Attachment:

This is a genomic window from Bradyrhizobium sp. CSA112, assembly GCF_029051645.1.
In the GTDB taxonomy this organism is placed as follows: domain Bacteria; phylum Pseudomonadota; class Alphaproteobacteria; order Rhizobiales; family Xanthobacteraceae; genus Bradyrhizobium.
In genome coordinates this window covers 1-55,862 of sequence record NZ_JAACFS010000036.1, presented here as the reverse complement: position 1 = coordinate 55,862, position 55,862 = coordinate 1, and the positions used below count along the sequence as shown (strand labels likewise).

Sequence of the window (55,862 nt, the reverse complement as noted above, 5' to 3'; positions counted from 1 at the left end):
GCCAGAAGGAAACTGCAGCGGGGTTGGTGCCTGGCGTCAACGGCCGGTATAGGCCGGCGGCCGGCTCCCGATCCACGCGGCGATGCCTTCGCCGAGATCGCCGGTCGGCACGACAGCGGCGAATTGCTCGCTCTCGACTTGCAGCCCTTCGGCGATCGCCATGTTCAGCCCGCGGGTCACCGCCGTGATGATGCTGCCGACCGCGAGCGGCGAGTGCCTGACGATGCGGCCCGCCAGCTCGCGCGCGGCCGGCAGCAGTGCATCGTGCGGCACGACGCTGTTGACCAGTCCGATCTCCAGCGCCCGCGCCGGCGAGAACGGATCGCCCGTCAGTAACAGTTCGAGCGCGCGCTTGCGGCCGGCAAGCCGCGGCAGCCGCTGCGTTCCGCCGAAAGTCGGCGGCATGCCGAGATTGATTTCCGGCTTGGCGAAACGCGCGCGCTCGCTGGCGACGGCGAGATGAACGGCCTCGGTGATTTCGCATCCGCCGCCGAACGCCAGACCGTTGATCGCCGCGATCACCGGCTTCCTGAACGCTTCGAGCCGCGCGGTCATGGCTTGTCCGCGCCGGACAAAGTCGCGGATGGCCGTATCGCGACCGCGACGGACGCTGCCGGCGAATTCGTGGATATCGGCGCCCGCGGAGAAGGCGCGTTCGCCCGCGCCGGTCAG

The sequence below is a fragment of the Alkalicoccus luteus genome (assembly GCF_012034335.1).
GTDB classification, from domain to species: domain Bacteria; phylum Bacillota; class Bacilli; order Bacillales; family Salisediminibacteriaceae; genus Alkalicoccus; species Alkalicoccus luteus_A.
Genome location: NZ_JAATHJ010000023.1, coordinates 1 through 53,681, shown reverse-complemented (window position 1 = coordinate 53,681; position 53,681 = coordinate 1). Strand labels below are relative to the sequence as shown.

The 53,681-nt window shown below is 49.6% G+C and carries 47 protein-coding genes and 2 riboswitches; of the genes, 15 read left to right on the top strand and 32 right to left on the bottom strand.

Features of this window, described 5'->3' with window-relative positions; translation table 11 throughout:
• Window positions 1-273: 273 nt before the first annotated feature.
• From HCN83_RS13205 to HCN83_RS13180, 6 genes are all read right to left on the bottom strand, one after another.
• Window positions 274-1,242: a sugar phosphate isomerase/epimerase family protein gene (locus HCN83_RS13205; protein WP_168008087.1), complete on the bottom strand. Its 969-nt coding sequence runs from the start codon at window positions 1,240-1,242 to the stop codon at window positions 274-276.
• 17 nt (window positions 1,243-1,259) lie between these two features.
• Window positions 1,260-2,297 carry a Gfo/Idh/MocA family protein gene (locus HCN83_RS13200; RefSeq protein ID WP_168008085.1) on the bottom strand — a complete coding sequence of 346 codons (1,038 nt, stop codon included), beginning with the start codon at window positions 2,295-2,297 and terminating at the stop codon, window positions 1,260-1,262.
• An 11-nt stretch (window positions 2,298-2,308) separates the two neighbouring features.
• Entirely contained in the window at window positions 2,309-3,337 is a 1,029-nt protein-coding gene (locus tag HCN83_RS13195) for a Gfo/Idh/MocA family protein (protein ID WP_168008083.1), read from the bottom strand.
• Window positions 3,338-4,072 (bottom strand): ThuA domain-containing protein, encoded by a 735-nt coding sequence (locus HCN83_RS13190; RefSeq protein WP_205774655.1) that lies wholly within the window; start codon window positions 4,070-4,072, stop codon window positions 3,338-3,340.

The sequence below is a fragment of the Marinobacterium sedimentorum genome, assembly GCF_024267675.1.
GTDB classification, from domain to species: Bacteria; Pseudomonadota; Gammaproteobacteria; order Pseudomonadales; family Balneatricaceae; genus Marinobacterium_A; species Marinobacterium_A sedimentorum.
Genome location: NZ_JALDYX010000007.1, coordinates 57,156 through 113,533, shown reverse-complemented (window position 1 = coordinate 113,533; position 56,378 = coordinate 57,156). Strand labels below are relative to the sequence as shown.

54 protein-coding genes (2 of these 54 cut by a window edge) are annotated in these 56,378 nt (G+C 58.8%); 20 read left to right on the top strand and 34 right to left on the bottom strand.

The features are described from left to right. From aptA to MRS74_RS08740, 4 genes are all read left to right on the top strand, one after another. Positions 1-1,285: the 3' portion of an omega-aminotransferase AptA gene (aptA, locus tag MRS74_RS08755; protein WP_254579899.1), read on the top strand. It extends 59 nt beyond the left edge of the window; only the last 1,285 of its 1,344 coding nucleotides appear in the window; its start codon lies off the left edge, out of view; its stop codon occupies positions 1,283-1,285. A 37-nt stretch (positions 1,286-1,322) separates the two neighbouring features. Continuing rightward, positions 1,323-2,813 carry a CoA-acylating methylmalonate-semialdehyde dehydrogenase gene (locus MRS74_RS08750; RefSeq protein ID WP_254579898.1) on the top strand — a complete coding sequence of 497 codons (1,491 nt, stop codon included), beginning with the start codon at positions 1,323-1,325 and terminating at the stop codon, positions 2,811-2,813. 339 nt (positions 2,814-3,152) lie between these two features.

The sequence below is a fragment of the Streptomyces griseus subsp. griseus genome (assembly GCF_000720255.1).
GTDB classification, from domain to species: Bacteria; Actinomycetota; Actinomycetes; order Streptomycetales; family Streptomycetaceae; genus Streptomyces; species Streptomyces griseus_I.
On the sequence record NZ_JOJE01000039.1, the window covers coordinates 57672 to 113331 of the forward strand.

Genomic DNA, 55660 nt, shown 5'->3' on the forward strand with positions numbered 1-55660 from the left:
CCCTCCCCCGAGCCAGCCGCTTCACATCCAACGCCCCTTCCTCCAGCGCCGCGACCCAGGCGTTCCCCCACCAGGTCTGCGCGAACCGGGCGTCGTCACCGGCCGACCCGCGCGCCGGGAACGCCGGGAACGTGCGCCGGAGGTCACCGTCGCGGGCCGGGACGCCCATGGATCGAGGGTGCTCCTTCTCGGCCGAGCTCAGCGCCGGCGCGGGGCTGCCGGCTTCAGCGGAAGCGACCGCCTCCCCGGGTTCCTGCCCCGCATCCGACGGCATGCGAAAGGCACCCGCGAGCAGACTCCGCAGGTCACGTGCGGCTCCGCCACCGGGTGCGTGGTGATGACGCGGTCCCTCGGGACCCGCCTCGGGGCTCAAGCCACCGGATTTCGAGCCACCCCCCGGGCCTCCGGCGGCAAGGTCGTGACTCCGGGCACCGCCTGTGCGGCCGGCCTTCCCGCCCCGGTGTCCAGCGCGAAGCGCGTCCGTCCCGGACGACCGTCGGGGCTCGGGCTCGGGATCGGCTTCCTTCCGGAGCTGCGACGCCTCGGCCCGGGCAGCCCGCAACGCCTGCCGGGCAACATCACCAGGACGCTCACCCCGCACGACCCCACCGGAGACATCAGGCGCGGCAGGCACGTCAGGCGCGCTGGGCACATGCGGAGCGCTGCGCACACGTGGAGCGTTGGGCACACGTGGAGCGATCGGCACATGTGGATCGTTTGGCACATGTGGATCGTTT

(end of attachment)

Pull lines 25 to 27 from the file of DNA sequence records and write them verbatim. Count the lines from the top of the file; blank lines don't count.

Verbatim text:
GTDB classification, from domain to species: Bacteria; Actinomycetota; Actinomycetes; order Streptomycetales; family Streptomycetaceae; genus Streptomyces; species Streptomyces griseus_I.
On the sequence record NZ_JOJE01000039.1, the window covers coordinates 57672 to 113331 of the forward strand.

Genomic DNA, 55660 nt, shown 5'->3' on the forward strand with positions numbered 1-55660 from the left: